Introduction to Popular Culture Studies

Thinking Transnationally part 2

Posted by jasendavis on April 24, 2017

I want to begin this by saying that I tried reading one of those free books that Amazon gives you when you purchase something from them. It was truly terrible and I could not make it through the first chapter. 

Reading this chapter and the discussion that it makes about changing themes of media, it reminded me of an experience I had at Barnes and Noble earlier this month.  I was looking for a specific book, but I didn’t want to pay the thirty dollars for the hardback copy. When I asked the worker there for an estimate on when the paperback copy would be available, she informed me that a paperback copy would never be available as the book was being releases exclusively in hardback and online formats. What happens when the hardback copies are no longer being sold? What about those who don’t have a device suitable for reading the online copy? It really surprises me that there won’t be any paperbacks produced. What it does is limit access to the product. Some people aren’t going to pay the price for the more expensive copy (I did because I can’t stand reading on my phone or laptop). 

The same think can be seen when media is exchanged between nations. Some are the haves (United States, Japan) and some are the have-nots (Nigeria, actually most nations on Earth). The have-nots are often priced out just like those consumers that didn’t want to pay for the hardback. I don’t think media from other nations will ever dominate the United States  like media from the US can dominate in other regions (the back dorm boys). People can believe they live in a bubble and that media from different nations isn’t effected by our media, but I’d like to use an MLB commercial to make a point. In the commercial, men wearing Boston Red Sox  hats go to Japan and are recognized as players. David Ortiz goes without a hat, and they don’t believe he plays. My point is that the United States dominates the world Media machine, and the rush of media out of the USA makes it more and more difficult for other nations to produce spreadable media.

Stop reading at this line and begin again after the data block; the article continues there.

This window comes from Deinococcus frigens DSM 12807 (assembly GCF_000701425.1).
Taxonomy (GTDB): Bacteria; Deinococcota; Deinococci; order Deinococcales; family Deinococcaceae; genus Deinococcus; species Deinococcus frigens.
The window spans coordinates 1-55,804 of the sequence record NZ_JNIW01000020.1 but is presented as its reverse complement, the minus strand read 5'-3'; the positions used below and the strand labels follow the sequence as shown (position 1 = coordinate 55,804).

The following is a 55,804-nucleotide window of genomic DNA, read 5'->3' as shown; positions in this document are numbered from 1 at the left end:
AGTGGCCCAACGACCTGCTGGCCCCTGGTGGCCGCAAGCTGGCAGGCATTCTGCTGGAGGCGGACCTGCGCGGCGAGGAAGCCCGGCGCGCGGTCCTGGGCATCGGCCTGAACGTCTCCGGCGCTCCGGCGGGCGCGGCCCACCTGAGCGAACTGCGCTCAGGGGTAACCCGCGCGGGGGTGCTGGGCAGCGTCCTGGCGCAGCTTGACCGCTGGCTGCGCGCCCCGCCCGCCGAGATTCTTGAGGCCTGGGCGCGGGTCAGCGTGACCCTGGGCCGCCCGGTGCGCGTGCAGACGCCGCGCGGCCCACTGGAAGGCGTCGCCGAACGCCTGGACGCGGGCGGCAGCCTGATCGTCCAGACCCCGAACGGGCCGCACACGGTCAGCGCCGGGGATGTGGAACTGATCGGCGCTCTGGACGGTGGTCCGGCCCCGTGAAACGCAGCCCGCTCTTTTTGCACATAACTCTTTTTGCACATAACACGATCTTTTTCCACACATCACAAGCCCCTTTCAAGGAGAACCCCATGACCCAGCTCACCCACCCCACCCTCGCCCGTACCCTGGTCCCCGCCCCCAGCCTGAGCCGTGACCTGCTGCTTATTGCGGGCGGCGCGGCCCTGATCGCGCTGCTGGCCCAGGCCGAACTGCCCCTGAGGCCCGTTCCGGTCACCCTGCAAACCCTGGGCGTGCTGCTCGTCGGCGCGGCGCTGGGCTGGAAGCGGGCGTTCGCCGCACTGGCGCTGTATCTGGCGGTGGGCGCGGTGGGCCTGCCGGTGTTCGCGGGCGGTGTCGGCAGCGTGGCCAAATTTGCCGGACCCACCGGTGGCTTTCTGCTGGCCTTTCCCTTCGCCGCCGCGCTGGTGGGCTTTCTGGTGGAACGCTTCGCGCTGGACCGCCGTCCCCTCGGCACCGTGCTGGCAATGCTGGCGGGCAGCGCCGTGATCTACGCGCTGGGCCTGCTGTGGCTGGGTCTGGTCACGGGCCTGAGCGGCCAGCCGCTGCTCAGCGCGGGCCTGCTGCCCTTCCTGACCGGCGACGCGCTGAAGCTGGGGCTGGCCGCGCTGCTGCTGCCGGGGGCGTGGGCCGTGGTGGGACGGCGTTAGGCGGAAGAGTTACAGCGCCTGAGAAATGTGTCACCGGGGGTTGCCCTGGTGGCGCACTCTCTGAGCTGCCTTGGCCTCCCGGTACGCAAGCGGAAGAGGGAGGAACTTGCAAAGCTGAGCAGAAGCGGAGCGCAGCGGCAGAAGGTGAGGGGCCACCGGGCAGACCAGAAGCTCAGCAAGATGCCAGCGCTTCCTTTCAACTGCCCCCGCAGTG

2 Responses to “Thinking Transnationally part 2”

  1. emilyjones232 said

    I like that example of the baseball commercial. I had never seen that one but it completely fits this. American emblems are more recognizable than the people who actually participate in them.

  2. lillieeastham said

    Also, few countries have the financial resources to produce the quality of content that American media companies can. It’s kind of hard to worry about whether your country is producing blockbusters if you’re country is always embroiled in civil war or a multitude of other problems. I agree with you that America has a monopoly on media for the foreseeable future.

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